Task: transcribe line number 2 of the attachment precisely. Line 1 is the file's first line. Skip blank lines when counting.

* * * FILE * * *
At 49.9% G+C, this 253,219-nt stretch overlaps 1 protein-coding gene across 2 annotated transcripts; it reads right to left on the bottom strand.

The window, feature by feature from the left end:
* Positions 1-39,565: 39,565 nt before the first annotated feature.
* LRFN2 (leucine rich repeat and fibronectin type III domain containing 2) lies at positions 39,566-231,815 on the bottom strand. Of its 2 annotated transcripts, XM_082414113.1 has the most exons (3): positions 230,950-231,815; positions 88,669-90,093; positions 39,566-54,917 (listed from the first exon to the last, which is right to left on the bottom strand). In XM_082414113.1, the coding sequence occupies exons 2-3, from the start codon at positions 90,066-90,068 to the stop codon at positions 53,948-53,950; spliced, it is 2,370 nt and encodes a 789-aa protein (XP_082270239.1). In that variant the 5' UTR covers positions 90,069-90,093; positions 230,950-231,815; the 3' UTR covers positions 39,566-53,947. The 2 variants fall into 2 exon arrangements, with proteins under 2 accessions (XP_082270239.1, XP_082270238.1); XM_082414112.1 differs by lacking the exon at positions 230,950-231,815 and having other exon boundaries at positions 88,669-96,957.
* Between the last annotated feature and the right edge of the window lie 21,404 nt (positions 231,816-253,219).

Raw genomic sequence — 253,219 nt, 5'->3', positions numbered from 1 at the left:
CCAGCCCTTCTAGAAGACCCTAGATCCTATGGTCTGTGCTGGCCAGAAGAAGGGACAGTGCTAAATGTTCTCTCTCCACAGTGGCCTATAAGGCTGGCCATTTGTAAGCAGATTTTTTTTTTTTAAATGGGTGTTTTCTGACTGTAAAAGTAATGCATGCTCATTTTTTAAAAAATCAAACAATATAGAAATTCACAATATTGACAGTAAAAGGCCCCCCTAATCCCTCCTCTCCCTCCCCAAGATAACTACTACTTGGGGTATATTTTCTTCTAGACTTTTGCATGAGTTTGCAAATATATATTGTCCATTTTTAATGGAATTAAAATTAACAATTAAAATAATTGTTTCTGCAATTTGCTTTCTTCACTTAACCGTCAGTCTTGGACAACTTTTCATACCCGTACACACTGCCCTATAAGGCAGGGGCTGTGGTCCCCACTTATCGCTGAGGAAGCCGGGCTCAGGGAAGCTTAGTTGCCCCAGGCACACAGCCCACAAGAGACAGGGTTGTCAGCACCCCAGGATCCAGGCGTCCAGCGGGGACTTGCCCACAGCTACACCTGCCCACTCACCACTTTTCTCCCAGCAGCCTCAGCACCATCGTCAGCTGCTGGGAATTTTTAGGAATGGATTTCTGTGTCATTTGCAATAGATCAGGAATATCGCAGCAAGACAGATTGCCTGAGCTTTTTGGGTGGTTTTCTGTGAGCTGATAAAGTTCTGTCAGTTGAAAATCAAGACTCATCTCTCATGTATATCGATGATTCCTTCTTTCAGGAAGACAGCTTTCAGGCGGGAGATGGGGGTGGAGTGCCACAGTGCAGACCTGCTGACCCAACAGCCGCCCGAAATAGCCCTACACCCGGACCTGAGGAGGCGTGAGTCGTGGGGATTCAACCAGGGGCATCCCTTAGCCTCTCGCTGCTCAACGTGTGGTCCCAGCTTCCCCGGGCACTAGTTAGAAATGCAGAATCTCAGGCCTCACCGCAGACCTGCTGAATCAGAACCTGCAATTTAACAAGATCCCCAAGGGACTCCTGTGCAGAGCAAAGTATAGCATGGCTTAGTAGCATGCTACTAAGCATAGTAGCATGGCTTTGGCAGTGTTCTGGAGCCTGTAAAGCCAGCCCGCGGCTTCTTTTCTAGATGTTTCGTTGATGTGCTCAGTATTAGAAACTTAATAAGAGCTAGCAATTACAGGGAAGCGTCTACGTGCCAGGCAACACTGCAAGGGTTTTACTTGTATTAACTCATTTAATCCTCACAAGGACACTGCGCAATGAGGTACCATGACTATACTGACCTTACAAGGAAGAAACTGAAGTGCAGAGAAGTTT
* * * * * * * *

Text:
The window, feature by feature from the left end: